18 Things You Didn't Know About the Death of Joseph Stalin
As dictator of the USSR from 1924 to 1953, Joseph Stalin was responsible for the death of millions. Yet, he reigned victorious against Nazi invaders and set the stage for the Soviet Union to become one of the most powerful nations in the world. In what Khrushchev called “a time of the cult of personality,” Stalin was feared, loathed, and loved in life as well as in death. A Georgian who rose to status within the ranks of Vladimir Lenin, Stalin’s descent into power is just as controversial as his death nearly 30 years later. Since it has only been since the crash of the Soviet Union that researchers have been able to delve into the life and death of the despot, it’s likely that more information concerning the man and the myth will be uncovered in years to come. For now, here is a list of 25 things you just may not know about the death of Joseph Stalin.
- Stalin’s death was officially announced on March 6, 1953. However, he stroked on March 1, 1953.
- At his death, the masses of the Soviet Union were traumatized and grief-stricken despite it being known that Joseph Stalin held little regard for life.
- Stalin lay for hours before doctors were notified. It has been suggested that Nikita Khrushchev and Lavrentiy Beria, of the NKVD (secret police), were too afraid to notify the doctors without Stalin’s consent. Others say they purposely waited on the prospect that he would die.
- As citizens lined the streets on March 8, 1953 to see Stalin’s remains, the square became overcrowded and a stampede occurred. Hundreds died of asphyxiation while others were trampled upon.
- Despite Stalin’s suspicion, war-time fallacies, absolutism, mass penalization, worker exploitation, mass murder, and general disregard for human rights, many still fully embraced the tyrants propaganda of his own greatness- even after his death.
- Nikita Khrushchev wrote in his memoir that Lavrentiy Beria would hold Stalin’s hand and kiss his head as he was awake in pain, but spat in disgust as he drifted into unconsciousness.
- Once they decided to notify a physician, politburo leaders struggled to find good doctors. The best doctors in the region, being predominantly Jewish, were imprisoned.
- To rid of Stalin quietly and softly, “De-Stalinization,” reforms were made within the first week after his death. His successors believed that to publicly decry Stalin’s actions would show state weakness.
- At the time of Stalin’s death at least 5.5 million people were in camps, gulags, colonies or prisons. Workers were exploited and the Soviet budget was failing from arms investments, but the Soviet Union was a major military and industrial superpower.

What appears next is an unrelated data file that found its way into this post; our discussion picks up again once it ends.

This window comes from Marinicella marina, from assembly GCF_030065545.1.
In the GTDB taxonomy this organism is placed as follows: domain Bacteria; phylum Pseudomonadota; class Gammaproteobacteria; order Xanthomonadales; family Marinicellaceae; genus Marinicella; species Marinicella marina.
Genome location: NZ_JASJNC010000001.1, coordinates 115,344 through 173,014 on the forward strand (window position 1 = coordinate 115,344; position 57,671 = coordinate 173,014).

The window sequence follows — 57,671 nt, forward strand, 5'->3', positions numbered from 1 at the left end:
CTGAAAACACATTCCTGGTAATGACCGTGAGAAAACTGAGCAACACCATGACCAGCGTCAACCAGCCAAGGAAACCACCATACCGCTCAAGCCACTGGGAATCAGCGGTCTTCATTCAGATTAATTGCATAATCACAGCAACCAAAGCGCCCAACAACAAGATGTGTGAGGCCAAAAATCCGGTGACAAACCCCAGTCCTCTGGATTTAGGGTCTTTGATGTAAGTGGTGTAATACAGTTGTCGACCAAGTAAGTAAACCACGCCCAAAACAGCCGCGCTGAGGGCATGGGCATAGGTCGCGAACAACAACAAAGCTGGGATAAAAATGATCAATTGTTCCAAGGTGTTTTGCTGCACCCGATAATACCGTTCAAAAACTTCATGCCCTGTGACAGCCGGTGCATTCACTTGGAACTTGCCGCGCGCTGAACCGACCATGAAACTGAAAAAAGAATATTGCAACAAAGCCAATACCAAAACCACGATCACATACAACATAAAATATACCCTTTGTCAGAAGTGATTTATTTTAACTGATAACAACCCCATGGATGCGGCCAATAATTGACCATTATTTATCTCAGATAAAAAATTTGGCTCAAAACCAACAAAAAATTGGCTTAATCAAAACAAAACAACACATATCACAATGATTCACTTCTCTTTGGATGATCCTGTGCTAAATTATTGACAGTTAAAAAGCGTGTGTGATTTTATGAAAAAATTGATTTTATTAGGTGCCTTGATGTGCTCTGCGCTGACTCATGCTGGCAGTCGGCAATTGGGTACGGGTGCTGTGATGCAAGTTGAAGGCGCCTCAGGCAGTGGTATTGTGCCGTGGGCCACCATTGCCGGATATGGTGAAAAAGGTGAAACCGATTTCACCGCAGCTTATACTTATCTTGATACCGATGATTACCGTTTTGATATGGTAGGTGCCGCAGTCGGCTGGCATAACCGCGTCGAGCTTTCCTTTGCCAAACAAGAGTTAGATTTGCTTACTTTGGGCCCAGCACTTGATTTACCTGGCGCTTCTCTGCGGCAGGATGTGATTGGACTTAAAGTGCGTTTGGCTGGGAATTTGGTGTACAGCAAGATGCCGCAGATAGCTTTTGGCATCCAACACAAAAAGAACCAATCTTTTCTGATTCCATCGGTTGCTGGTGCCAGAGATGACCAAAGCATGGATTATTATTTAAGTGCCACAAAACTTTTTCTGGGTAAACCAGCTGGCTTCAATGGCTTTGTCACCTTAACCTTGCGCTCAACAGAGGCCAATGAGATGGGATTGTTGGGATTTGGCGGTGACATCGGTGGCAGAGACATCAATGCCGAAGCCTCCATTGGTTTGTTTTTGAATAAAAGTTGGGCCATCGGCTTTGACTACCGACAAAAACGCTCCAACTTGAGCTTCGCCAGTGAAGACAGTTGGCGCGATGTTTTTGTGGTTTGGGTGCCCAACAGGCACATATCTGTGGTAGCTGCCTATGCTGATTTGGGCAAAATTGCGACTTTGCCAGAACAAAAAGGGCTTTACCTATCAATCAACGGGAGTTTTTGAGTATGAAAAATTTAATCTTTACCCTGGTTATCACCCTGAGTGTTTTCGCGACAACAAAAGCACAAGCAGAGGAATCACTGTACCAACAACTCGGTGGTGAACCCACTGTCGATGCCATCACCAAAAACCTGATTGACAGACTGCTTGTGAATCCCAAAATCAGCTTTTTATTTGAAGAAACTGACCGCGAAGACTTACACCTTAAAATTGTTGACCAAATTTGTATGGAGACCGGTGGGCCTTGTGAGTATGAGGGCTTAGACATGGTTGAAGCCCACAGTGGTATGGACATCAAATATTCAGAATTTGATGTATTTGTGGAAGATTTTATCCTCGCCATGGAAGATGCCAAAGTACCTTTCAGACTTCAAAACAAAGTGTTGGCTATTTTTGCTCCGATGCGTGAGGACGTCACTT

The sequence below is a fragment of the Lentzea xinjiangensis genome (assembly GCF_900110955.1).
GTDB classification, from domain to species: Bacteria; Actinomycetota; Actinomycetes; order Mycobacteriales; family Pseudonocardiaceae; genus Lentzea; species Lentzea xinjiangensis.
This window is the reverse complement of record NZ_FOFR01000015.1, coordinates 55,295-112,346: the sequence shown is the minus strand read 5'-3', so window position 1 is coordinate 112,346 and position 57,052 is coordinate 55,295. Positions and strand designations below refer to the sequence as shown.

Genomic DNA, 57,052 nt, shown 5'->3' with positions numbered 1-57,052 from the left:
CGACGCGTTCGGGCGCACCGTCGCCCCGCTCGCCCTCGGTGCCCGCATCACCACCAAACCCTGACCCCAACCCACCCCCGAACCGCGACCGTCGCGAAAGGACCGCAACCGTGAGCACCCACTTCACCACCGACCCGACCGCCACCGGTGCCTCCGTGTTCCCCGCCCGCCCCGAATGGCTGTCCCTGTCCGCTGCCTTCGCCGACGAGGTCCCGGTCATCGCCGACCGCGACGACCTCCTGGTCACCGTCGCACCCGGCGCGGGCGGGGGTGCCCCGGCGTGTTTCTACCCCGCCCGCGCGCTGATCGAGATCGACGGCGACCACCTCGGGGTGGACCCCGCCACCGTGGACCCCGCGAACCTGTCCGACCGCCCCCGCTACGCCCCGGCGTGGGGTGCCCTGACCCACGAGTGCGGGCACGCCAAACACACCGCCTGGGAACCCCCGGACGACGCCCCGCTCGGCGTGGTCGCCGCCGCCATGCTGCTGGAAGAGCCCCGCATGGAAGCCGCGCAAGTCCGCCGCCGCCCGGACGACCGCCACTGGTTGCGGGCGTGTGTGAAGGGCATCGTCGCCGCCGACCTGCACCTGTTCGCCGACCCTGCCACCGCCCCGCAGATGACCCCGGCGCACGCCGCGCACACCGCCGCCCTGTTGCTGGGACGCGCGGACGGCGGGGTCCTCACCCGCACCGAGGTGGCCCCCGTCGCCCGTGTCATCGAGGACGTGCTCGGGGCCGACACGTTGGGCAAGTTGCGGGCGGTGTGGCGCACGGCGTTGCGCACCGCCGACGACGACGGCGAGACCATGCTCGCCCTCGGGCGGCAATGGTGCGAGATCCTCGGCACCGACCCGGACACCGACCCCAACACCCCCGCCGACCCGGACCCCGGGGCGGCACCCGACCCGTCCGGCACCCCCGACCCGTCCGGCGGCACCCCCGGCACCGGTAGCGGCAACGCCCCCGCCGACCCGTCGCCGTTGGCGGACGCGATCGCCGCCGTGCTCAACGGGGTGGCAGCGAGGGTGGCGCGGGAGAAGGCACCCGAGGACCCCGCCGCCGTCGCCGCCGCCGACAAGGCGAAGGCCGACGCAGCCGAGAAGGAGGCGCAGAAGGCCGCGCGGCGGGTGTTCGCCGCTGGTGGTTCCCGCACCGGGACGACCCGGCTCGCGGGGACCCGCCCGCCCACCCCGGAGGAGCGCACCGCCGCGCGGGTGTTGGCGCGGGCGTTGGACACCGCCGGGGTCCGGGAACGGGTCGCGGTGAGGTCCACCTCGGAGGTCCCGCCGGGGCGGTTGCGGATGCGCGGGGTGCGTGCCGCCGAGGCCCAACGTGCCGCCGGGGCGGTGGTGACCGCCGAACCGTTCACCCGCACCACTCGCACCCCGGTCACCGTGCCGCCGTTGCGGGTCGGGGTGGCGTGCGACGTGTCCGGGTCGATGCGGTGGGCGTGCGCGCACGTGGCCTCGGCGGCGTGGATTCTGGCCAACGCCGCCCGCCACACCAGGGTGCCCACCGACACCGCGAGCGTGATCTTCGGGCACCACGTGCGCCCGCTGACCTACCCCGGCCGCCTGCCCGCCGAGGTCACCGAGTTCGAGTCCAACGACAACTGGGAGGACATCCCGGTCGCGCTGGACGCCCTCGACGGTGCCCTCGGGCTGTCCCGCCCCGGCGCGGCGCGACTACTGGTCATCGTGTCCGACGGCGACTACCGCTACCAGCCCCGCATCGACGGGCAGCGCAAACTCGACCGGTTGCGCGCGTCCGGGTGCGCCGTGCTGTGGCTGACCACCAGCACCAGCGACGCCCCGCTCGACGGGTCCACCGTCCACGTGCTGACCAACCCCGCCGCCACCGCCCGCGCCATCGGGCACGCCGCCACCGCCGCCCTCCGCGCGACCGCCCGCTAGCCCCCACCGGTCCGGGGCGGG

- Stalin was found dying in his “dacha” (seasonal home) immersed in urine.Since they knew the price of disobeying orders that he not be awakened, Stalin lay there an estimated 12 hours before his security had the courage to open the door.
- Eight years after the premier’s death, all entrances to the Red Square were closed in the night. Stalin’s body, which lay beside Lenin’s in a mausoleum, was taken to a grave with dirt shoveled atop. It’s been said that it was proposed to lay two concrete slabs for fear that he would return.
- Vyacheslav Molotov (yes, that Molotov!) and the Commissariat for Internal Affairs, Lavrentiy Beria showed no grief, only relief, as they provided Stalin’s eulogies. Besides being cruel and unjust themselves, it’s reported that they deeply feared Stalin.
- Stalin’s personal interpretation of Marxist writings were removed from mandate and millions of prisoners released after his death.
- Nikita Khrushchev, Stalin’s successor, initiated a war crimes investigation into Stalin’s activities posthumously; however, he made no mention of the millions Stalin murdered and ended up making similar policies during his own reign.
- Stalin and his successor, Khrushchev, possessed many similarities concerning corruption. For example, Khrushchev had the head of the MVD (formerly NKVD), Beria, executed for fear of a Coup d’ etat.
- Author and Stalin biographer, Adam Hochschild has argued that Russians did not repress the memory of Stalin’s crimes after his death, but repressed the feelings to be angry about it.
- Although it is officially stated that Stalin died of a stroke, speculations suggests that he may have been poisoned during the banquet he held the night before. Again, Lavrentiy Beria’s name arises as the possible culprit.
- After his death, Stalin’s former maid, Maria Nemchemko, was quoted as saying, “I personally think well of Stalin. He did nothing bad to me. It was [Lavrentiy] Beria who did the bad things. That scum, I hated him!"
Hochschild, Adam. Russians Remember Stalin. New York: Penguin Books, 1994.
Radzinsky, Edvard. Stalin. New York: Doubleday Publishing, 1996.
Service, Robert. A History of Twentieth- century Russia. Cambridge: Harvard University Press, 1997.
Service, Robert. Stalin. London: Macmillan Publishing, 2004.
© 2012 Nicole Paschal